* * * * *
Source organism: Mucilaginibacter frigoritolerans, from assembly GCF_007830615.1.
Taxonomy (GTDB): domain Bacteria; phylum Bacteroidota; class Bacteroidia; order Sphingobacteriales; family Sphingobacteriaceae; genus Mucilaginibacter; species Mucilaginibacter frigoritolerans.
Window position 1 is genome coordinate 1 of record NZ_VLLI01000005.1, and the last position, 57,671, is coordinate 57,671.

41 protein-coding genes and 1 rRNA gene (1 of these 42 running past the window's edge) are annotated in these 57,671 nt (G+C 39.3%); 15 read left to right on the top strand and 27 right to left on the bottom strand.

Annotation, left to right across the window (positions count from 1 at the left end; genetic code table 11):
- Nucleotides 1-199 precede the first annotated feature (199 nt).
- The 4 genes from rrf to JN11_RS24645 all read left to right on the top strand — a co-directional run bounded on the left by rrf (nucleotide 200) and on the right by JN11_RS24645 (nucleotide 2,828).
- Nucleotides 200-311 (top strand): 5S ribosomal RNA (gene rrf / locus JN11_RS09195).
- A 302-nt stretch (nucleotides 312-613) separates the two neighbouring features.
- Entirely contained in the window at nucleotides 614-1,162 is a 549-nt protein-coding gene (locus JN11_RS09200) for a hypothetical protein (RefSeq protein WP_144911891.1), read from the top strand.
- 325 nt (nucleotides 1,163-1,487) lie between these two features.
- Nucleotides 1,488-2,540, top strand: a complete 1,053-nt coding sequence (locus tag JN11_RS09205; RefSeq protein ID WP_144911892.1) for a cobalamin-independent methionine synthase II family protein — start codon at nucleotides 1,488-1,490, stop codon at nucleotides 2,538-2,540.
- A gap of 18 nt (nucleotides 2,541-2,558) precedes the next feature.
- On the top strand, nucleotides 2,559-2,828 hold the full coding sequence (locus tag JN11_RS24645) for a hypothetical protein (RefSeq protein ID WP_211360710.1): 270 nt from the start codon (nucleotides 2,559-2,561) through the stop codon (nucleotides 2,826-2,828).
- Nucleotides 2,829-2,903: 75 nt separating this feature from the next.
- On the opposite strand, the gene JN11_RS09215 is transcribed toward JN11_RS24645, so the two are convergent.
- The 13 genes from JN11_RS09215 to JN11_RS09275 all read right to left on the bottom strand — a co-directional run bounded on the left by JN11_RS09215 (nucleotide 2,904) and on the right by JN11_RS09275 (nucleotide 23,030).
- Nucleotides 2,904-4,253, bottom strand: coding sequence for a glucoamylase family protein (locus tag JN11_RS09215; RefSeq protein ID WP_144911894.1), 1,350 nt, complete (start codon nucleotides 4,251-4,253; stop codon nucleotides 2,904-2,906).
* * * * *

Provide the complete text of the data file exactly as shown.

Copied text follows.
Source organism: Mucilaginibacter frigoritolerans, from assembly GCF_007830615.1.
Taxonomy (GTDB): domain Bacteria; phylum Bacteroidota; class Bacteroidia; order Sphingobacteriales; family Sphingobacteriaceae; genus Mucilaginibacter; species Mucilaginibacter frigoritolerans.
Window position 1 is genome coordinate 1 of record NZ_VLLI01000005.1, and the last position, 57,671, is coordinate 57,671.

41 protein-coding genes and 1 rRNA gene (1 of these 42 running past the window's edge) are annotated in these 57,671 nt (G+C 39.3%); 15 read left to right on the top strand and 27 right to left on the bottom strand.

Annotation, left to right across the window (positions count from 1 at the left end; genetic code table 11):
- Nucleotides 1-199 precede the first annotated feature (199 nt).
- The 4 genes from rrf to JN11_RS24645 all read left to right on the top strand — a co-directional run bounded on the left by rrf (nucleotide 200) and on the right by JN11_RS24645 (nucleotide 2,828).
- Nucleotides 200-311 (top strand): 5S ribosomal RNA (gene rrf / locus JN11_RS09195).
- A 302-nt stretch (nucleotides 312-613) separates the two neighbouring features.
- Entirely contained in the window at nucleotides 614-1,162 is a 549-nt protein-coding gene (locus JN11_RS09200) for a hypothetical protein (RefSeq protein WP_144911891.1), read from the top strand.
- 325 nt (nucleotides 1,163-1,487) lie between these two features.
- Nucleotides 1,488-2,540, top strand: a complete 1,053-nt coding sequence (locus tag JN11_RS09205; RefSeq protein ID WP_144911892.1) for a cobalamin-independent methionine synthase II family protein — start codon at nucleotides 1,488-1,490, stop codon at nucleotides 2,538-2,540.
- A gap of 18 nt (nucleotides 2,541-2,558) precedes the next feature.
- On the top strand, nucleotides 2,559-2,828 hold the full coding sequence (locus tag JN11_RS24645) for a hypothetical protein (RefSeq protein ID WP_211360710.1): 270 nt from the start codon (nucleotides 2,559-2,561) through the stop codon (nucleotides 2,826-2,828).
- Nucleotides 2,829-2,903: 75 nt separating this feature from the next.
- On the opposite strand, the gene JN11_RS09215 is transcribed toward JN11_RS24645, so the two are convergent.
- The 13 genes from JN11_RS09215 to JN11_RS09275 all read right to left on the bottom strand — a co-directional run bounded on the left by JN11_RS09215 (nucleotide 2,904) and on the right by JN11_RS09275 (nucleotide 23,030).
- Nucleotides 2,904-4,253, bottom strand: coding sequence for a glucoamylase family protein (locus tag JN11_RS09215; RefSeq protein ID WP_144911894.1), 1,350 nt, complete (start codon nucleotides 4,251-4,253; stop codon nucleotides 2,904-2,906).